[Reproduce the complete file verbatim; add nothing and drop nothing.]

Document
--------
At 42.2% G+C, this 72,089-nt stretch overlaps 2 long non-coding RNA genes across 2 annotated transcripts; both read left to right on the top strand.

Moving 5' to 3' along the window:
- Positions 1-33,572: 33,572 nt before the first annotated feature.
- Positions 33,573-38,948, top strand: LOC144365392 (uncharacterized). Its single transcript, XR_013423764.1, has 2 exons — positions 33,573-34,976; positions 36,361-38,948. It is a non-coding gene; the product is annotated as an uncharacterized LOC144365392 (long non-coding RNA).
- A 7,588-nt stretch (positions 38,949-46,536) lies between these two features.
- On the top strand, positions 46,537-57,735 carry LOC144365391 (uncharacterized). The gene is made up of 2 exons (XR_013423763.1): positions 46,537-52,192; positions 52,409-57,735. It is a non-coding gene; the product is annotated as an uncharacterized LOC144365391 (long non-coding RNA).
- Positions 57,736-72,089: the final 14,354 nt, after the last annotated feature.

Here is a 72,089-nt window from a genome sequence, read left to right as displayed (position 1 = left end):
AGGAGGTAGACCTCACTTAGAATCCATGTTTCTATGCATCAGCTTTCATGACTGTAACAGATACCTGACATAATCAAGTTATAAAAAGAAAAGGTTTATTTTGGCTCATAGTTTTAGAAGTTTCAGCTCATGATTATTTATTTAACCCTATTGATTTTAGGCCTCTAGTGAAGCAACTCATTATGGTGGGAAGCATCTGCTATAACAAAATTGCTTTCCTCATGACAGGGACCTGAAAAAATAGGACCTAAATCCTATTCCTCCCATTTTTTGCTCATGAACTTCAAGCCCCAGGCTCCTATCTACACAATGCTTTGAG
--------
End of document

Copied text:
At 42.2% G+C, this 72,089-nt stretch overlaps 2 long non-coding RNA genes across 2 annotated transcripts; both read left to right on the top strand.

Moving 5' to 3' along the window:
- Positions 1-33,572: 33,572 nt before the first annotated feature.
- Positions 33,573-38,948, top strand: LOC144365392 (uncharacterized). Its single transcript, XR_013423764.1, has 2 exons — positions 33,573-34,976; positions 36,361-38,948. It is a non-coding gene; the product is annotated as an uncharacterized LOC144365392 (long non-coding RNA).
- A 7,588-nt stretch (positions 38,949-46,536) lies between these two features.
- On the top strand, positions 46,537-57,735 carry LOC144365391 (uncharacterized). The gene is made up of 2 exons (XR_013423763.1): positions 46,537-52,192; positions 52,409-57,735. It is a non-coding gene; the product is annotated as an uncharacterized LOC144365391 (long non-coding RNA).
- Positions 57,736-72,089: the final 14,354 nt, after the last annotated feature.

Here is a 72,089-nt window from a genome sequence, read left to right as displayed (position 1 = left end):
AGGAGGTAGACCTCACTTAGAATCCATGTTTCTATGCATCAGCTTTCATGACTGTAACAGATACCTGACATAATCAAGTTATAAAAAGAAAAGGTTTATTTTGGCTCATAGTTTTAGAAGTTTCAGCTCATGATTATTTATTTAACCCTATTGATTTTAGGCCTCTAGTGAAGCAACTCATTATGGTGGGAAGCATCTGCTATAACAAAATTGCTTTCCTCATGACAGGGACCTGAAAAAATAGGACCTAAATCCTATTCCTCCCATTTTTTGCTCATGAACTTCAAGCCCCAGGCTCCTATCTACACAATGCTTTGAG